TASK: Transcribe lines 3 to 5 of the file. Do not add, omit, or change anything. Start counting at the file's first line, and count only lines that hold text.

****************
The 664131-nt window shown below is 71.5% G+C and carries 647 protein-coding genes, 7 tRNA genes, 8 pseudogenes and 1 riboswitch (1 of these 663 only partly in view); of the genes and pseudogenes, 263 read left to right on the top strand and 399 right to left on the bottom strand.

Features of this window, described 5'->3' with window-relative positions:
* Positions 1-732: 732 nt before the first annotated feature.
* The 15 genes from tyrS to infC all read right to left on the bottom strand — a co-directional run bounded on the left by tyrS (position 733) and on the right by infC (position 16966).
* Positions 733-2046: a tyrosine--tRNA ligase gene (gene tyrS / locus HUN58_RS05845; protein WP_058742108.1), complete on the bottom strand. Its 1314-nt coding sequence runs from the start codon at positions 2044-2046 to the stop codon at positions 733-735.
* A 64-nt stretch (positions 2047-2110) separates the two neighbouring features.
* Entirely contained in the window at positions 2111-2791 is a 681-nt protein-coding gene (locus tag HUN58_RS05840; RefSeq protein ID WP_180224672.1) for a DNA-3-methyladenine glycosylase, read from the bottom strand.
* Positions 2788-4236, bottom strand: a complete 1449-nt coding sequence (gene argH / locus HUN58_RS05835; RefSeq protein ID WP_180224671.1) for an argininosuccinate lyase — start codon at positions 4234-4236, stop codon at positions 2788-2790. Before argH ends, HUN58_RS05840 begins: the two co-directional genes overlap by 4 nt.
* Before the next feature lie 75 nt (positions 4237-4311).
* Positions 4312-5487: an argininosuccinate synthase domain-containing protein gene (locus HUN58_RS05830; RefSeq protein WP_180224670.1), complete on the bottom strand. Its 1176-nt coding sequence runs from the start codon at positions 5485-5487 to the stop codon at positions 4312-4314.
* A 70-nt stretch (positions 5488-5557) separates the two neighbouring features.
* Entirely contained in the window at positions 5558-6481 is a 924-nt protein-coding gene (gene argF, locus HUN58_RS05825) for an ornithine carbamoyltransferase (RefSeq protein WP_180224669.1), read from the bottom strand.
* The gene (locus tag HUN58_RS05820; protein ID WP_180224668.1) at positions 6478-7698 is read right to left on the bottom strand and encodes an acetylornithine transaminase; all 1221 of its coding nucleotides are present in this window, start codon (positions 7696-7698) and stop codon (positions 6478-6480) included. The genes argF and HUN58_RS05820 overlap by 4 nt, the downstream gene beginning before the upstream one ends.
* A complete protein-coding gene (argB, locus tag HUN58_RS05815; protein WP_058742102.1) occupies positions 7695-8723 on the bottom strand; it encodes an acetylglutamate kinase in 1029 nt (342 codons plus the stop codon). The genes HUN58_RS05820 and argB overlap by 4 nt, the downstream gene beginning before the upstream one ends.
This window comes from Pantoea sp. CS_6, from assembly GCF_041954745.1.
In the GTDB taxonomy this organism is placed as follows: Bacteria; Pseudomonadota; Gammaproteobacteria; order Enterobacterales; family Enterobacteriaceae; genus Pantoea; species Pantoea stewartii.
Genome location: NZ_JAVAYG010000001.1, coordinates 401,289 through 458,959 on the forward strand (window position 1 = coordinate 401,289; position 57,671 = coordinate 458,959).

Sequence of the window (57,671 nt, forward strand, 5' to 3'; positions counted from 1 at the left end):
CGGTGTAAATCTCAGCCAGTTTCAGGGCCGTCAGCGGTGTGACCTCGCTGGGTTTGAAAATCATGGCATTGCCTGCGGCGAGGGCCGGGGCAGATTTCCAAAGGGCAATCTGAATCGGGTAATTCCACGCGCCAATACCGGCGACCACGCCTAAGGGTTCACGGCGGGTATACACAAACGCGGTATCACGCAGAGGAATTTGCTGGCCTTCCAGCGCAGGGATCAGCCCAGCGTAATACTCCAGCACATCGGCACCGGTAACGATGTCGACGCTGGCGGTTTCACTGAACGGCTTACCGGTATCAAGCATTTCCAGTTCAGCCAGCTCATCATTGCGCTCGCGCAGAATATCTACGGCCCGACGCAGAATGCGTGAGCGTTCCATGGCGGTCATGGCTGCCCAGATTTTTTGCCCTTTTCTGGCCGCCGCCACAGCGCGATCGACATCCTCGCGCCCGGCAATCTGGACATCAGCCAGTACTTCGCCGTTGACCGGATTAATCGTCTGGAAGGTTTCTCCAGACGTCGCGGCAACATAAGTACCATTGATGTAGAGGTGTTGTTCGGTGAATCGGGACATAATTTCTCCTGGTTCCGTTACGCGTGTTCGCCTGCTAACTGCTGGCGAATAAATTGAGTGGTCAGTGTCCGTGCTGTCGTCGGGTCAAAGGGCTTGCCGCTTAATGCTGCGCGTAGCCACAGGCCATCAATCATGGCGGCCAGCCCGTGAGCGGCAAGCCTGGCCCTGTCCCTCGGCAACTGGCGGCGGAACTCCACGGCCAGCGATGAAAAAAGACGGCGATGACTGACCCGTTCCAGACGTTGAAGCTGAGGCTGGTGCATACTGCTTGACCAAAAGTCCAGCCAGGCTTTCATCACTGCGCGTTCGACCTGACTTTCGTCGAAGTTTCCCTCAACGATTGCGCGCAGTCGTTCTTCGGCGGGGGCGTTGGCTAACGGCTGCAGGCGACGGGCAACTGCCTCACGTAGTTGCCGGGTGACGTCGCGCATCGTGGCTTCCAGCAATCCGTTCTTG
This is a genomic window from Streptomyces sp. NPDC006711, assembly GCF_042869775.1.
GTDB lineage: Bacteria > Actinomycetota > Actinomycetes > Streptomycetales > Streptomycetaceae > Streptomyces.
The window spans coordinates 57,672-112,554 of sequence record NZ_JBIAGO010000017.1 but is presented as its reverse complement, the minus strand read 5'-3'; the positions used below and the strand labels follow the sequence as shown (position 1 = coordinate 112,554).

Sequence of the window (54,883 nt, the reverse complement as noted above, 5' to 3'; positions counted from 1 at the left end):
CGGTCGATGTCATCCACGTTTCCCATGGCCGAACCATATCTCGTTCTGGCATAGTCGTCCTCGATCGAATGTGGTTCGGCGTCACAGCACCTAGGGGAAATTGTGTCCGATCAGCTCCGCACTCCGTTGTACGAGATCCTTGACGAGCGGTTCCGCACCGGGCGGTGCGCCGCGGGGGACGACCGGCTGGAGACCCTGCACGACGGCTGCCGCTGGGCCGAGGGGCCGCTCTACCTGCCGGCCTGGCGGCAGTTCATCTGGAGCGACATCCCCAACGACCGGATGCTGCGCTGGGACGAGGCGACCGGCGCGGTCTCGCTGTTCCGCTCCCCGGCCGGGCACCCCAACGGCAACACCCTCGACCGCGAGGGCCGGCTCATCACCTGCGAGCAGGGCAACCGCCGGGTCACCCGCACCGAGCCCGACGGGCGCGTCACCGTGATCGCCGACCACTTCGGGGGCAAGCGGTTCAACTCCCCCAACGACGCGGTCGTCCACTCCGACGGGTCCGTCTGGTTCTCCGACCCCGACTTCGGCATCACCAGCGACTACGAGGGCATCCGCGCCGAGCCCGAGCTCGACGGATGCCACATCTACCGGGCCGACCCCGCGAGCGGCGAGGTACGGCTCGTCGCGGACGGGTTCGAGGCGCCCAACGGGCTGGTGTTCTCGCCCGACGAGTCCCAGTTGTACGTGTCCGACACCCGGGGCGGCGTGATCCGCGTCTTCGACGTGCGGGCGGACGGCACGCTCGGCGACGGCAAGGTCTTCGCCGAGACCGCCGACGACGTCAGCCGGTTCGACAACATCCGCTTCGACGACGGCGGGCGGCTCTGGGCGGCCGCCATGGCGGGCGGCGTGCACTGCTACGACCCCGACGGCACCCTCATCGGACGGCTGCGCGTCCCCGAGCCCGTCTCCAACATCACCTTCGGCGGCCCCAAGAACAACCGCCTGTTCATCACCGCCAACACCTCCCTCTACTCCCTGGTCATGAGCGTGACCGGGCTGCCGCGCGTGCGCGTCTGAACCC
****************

* Positions 1-732: 732 nt before the first annotated feature.
* The 15 genes from tyrS to infC all read right to left on the bottom strand — a co-directional run bounded on the left by tyrS (position 733) and on the right by infC (position 16966).
* Positions 733-2046: a tyrosine--tRNA ligase gene (gene tyrS / locus HUN58_RS05845; protein WP_058742108.1), complete on the bottom strand. Its 1314-nt coding sequence runs from the start codon at positions 2044-2046 to the stop codon at positions 733-735.